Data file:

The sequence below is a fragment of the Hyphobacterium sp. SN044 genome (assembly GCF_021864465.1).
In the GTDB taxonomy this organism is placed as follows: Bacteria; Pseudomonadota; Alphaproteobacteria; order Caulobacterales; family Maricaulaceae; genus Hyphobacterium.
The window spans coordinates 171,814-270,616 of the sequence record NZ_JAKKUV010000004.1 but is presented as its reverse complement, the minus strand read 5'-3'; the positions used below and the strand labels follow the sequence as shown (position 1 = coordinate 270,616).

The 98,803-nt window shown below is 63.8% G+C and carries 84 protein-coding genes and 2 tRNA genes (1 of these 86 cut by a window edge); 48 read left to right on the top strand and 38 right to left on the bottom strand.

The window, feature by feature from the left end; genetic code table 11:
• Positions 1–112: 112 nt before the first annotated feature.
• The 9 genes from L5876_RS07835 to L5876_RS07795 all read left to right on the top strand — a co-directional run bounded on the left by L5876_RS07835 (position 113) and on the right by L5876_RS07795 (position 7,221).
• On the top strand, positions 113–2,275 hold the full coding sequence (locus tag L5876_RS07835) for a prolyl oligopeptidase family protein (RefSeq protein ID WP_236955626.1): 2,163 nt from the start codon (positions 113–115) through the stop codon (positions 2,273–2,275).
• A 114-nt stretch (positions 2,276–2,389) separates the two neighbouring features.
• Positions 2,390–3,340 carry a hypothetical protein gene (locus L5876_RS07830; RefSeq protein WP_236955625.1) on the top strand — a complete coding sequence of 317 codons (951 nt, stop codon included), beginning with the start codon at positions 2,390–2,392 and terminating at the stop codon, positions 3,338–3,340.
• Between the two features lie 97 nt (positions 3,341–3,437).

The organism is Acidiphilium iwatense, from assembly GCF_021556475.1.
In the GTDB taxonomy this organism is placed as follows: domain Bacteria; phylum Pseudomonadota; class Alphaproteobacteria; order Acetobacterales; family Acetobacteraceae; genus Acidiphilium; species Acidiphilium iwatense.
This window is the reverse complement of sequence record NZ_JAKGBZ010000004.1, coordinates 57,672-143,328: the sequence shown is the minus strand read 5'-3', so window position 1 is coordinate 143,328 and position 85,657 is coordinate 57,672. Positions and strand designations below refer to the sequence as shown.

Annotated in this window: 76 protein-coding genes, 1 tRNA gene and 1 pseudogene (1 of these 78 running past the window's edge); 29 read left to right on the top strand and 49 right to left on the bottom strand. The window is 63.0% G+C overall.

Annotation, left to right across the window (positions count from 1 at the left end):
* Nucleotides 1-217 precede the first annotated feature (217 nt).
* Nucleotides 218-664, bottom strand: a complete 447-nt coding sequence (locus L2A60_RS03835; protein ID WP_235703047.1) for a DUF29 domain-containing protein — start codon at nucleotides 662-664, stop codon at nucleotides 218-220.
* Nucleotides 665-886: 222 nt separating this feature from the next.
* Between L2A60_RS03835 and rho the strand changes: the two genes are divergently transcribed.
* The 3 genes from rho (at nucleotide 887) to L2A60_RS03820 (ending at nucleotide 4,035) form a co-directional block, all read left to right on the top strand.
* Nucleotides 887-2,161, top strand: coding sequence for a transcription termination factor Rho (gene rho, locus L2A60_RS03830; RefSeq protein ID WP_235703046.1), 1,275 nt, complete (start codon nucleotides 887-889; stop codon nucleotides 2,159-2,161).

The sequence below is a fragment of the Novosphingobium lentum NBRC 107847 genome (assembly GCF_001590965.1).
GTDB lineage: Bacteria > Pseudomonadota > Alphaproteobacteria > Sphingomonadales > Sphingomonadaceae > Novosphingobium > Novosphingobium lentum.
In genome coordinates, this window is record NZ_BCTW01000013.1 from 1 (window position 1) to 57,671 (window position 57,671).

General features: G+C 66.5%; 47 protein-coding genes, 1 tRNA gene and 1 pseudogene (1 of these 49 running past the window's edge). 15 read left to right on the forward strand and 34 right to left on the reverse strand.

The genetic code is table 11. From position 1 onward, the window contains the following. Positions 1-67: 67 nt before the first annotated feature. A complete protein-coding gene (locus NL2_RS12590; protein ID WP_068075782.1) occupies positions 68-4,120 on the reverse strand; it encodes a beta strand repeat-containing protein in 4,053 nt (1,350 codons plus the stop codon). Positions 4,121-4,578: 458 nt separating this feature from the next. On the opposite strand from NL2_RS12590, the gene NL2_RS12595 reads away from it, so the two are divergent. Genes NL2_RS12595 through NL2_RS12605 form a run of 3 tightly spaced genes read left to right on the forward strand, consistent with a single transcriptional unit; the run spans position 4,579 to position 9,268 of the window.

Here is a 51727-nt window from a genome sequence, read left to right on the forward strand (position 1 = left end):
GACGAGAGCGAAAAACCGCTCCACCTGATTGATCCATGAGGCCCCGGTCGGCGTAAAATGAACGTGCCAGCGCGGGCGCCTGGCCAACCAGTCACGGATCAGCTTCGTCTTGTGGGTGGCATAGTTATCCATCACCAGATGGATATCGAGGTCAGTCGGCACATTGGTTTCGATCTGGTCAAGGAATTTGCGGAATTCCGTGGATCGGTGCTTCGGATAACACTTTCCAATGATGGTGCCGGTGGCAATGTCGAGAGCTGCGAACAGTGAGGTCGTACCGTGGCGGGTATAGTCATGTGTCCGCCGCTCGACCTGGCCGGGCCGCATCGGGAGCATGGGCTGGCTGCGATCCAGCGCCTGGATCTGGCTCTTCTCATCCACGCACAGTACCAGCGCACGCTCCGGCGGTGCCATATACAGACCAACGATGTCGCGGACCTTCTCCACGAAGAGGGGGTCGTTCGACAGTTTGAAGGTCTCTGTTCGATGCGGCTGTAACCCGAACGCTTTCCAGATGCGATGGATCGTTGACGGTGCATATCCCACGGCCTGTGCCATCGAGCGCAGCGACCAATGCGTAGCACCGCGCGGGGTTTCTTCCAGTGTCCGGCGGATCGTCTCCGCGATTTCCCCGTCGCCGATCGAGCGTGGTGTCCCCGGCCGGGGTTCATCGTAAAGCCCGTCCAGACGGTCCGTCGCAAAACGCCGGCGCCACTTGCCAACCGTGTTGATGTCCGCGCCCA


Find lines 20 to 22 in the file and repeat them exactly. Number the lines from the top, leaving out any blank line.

* Between L2A60_RS03835 and rho the strand changes: the two genes are divergently transcribed.
* The 3 genes from rho (at nucleotide 887) to L2A60_RS03820 (ending at nucleotide 4,035) form a co-directional block, all read left to right on the top strand.
* Nucleotides 887-2,161, top strand: coding sequence for a transcription termination factor Rho (gene rho, locus L2A60_RS03830; RefSeq protein ID WP_235703046.1), 1,275 nt, complete (start codon nucleotides 887-889; stop codon nucleotides 2,159-2,161).